SOUTHLAKE, Texas (CBSDFW.COM) – For more than a year, pandemic life has meant navigating a sea of uncertainty.
And yet, we know this: COVID kills.READ MORE: As Pandemic Restrictions Ease, Child Abuse Reports Rise In North Texas
“It can be a perfectly, seemingly healthy 35-year-old, you just don’t know,” says Shannon Gornell of Southlake.
Gornell lost her dad, Arthur Brown, Jr., last August. “None of us are over it. It was devastating.”
The loss led Gornell to volunteer for the Pfizer vaccine trial and now her teenage sons are scheduled to get vaccines next week.
“Just the kind of kid Will is,” says Gornell of her teenage son. “He’s definitely doing it for my dad. He’s definitely doing it for others. I have an 18-year-old who is also planning on getting it.”
The enthusiasm for the vaccine growing as Pfizer announcing that its trial of 12 to 15 year olds showing it is both safe and 100% effective.
“It’s the same vaccine,” says Jeffrey Kahn, M.D., Chief of Infectious Disease at Children’s Health in Dallas. “And in fact, that’s why the findings aren’t necessarily all that surprising.”READ MORE: Preschool Owners Battling City Of Plano Over Eminent Domain For 4 Years
Dr. Kahn says he still wants to see how long the protection lasts and whether the vaccines are as effective against fast spreading variants.
Still, he says getting children protected will be critical to ending the pandemic.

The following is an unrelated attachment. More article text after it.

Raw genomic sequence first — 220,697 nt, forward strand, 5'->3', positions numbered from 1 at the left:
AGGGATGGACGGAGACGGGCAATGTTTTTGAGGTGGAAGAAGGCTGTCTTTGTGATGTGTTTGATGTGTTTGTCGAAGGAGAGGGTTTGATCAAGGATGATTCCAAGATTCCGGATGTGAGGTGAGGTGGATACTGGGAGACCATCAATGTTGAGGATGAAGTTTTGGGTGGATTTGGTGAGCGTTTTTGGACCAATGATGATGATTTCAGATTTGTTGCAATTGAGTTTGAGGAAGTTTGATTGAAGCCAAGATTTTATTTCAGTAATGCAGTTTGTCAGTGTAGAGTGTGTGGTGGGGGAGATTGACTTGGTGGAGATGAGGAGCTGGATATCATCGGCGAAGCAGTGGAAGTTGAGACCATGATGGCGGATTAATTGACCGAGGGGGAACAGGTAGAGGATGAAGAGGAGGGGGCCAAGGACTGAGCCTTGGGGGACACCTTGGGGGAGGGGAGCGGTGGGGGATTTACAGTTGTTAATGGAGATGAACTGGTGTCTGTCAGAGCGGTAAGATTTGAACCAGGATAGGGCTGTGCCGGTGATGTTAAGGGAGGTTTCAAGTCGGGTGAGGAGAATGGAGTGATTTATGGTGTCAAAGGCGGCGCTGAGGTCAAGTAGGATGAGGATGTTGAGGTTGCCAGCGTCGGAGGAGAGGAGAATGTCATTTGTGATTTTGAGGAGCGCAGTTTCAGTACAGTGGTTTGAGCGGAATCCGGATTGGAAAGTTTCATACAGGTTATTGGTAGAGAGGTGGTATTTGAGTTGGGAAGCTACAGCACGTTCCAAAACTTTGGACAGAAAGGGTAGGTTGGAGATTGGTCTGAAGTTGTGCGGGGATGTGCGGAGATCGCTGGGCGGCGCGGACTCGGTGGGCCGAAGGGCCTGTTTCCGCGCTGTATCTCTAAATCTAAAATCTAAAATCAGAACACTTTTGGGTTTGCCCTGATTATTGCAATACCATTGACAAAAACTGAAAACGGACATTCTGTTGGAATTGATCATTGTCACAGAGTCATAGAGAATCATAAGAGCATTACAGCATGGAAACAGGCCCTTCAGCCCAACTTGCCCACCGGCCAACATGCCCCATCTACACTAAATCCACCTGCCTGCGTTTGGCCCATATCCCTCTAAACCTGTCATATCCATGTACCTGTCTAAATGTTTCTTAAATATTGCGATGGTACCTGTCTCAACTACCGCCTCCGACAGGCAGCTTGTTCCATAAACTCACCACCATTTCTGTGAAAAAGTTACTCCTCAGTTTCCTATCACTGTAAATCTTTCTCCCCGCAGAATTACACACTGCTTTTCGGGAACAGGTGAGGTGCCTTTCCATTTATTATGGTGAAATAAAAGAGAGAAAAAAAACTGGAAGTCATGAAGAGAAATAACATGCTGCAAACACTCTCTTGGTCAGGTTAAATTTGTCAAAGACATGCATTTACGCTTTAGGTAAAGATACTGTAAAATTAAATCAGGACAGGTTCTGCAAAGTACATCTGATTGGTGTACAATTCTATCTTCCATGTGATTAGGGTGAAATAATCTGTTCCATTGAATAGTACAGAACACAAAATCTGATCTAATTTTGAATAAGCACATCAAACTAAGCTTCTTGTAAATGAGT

“Children, or individuals who are less than 18 years of age, represent about a quarter of the population,” says Dr. Kahn. “So, we’re never going to achieve herd immunity, if we’re not immunizing a quarter of the population.”
Austin mom Jennifer Caudle says her three children, 12, 14, and 16, volunteered for the Pfizer trial at Austin Regional Clinic.
She says the side effects convinced her that two had gotten actual doses.
“After the second dose, two of my children had fevers and one of them, vomited, but it was completely resolved within about 30 hours, so it wasn’t for very long,” says Caudle.
And the protection, these families say, well worth it.MORE NEWS: Fewer North Texans Opening Homes To New Pets With Schools And Businesses Back Open
“Whatever,” says Gornell, “whatever we need to do, to get back to life.”